AppleTV news: 4K panels being bought, friendly studio deals being negotiated & Netflix picks up two Emmy nods

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There are a few snippets of AppleTV related news popping up today. The first we take with the usual grain of salt as it comes to us from the often unreliable DigiTimes. The publication has been reporting some more believable stories as of late, but today’s rumor of Apple purchasing 55 and 65-inch Ultra HD TV panels from LG seems to be more rumor than anything else.

Apple has of course been rumored several times to be building a full fledged HDTV to go along with the much expected revamped AppleTV service coming in the the near future. The latest from the usual lineup of analysts points to a launch as early as the end of this year or early 2014. LG and Sharp– two of Apple’s regular display suppliers– would be obvious choices to source panels, but there’s no proof at this point that Apple is beyond the experimenting stage and we’ve heard rumors from more reliable sources ranging from 40-inch to 60-inch in the past.

Next up for today’s AppleTV news is a bit more insight into the company’s current negotiations with cable and media companies. We heard previously that Apple is working with TimeWarner to bring AppleTV integration in the coming weeks, but, according to the NYTimes, its recent hire of Hulu SVP Pete Distad will also come in handy as it negotiates with others for similar apps: Read more

Sharp’s new 4K IGZO 32-inch display has Apple written all over it

Sharp is announcing a 32-inch 4K monitor today that uses its LGZO LCD tech expected to hit the Japanese market in February 2013. The roughly $5,500 PN-K321 monitor sports a 3,840-by-2,160 resolution and HDMI and DisplayPort inputs. According to Sharp, it will also be the thinnest monitor frame on the market at just 35mm. Even if analysts were wrong about a full-fledged TV set from Apple next year, these new Sharp displays would certainly make a pretty Thunderbolt display.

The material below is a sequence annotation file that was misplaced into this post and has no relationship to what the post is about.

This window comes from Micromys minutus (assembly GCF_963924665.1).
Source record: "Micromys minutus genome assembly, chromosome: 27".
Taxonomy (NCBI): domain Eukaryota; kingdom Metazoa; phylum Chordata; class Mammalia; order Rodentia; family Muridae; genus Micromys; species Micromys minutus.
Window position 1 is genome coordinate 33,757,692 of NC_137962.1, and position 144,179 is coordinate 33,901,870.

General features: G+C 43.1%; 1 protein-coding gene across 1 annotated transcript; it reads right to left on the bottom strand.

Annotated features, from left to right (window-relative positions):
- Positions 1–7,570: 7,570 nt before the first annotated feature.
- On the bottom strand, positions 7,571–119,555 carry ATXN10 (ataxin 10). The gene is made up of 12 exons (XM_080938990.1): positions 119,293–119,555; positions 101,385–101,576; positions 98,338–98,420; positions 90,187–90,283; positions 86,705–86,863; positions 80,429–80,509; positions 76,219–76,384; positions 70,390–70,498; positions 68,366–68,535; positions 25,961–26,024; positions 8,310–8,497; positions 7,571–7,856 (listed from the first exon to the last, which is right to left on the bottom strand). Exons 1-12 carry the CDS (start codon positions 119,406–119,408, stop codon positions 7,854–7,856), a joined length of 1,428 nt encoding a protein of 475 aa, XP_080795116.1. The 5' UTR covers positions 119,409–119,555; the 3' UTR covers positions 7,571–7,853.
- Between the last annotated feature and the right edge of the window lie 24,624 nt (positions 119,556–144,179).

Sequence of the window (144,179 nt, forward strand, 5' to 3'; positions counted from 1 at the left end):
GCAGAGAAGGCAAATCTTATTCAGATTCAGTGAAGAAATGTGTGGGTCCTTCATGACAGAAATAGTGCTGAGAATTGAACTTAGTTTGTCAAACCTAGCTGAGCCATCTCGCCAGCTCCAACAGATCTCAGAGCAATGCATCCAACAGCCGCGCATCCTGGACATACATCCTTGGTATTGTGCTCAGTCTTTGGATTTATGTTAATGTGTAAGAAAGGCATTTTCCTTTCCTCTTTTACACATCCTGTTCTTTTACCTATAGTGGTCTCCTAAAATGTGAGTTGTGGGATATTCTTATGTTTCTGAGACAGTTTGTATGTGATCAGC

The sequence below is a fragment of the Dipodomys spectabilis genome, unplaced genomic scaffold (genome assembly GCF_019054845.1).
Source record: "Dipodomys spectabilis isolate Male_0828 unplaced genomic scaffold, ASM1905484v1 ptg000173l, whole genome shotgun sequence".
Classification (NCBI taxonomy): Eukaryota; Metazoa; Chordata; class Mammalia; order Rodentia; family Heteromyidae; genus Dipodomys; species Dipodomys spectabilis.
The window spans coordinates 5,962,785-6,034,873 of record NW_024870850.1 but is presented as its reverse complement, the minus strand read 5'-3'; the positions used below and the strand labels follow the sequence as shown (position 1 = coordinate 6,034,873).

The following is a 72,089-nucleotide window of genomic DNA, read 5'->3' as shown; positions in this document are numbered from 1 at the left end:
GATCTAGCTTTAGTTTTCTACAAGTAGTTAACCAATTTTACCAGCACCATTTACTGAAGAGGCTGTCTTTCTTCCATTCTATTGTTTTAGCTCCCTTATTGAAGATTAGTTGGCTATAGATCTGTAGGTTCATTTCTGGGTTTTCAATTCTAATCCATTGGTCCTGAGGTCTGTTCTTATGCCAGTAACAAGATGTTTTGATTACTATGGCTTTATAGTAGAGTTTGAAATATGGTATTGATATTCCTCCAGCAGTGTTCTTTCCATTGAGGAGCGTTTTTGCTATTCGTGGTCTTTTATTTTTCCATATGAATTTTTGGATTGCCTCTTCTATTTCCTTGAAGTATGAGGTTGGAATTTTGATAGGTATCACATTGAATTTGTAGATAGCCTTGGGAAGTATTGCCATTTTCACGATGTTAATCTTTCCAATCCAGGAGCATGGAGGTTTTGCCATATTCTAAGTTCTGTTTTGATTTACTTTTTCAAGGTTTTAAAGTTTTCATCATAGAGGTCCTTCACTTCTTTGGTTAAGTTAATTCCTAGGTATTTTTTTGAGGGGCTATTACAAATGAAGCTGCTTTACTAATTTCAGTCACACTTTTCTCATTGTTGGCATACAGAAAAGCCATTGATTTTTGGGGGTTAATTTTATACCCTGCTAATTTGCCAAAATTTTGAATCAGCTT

Sharp will put its IGZO displays in the hands of consumers in the near future, as it recently announced its first 7-inch tablet to take advantage of the technology’s low-power consumption features. Apple decided to not go with Sharps’ IGZO displays for its latest round of iPad launches. It instead sourced display components from AU Optronics, LG Display, and Samsung, but several reports in the past indicated Apple is interested in the technology. Apple was even recently rumored to be potentially making an investment in the failing company—much like Apple partner Foxconn previously agreed to.

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Report: Intel releasing Ivy Bridge CPUs April 8, will likely land in future Macs

According to Taiwanese PC manufacturers (via DigiTimes), Intel is preparing to release the first round of 22nm Ivy Bridge desktop, notebook, and ultrabook CPUs around April, 8 2012.  Seventeen models are slated to be launched, but some desktop and notebook CPUs will likely replace current CPU options in next-generation iMacs and Macbooks.

The 3820QM and 3720QM i7 CPUs, detailed by DigiTimes, are candidates for a next-gen MacBook Pro. Meanwhile, quad-core Core i7 and Core i5 desktop models could land in a future iMac. Ultrabook CPUs, possibly headed to future MacBook-air-like devices are scheduled for later in the year (most likely May).

A few weeks back, a leaked roadmap for Intel’s upcoming Ivy Bridge mobile CPU lineup gave us a look into the new standard voltage M-series and ultra low voltage U-series lineups. The document shows the CPUs will probably make their way into MacBook Pros and MacBook Airs, and will most likely be available to OEMs sometime in April or May 2012. The document leaked days after a report claimed Ivy Bridge desktop processors would roll out to partners sometime in the second quarter of 2012.

The new Ivy Bridge lineup marks a significant performance increase over previous Sandy Bridge models found in current Macs. According to 3DMark Vantage GPU benchmark from Intel, there is an average 199 percent improvement in graphic intensive applications, and 25 percent overall better performance over Sandy Bridge CPUs. Improved power consumption could lead to increased battery life, while the lineup will also include OpenCl 1.1 support and DirectX 11 for more than 30 percent faster graphics performance. They could also support 4K video.

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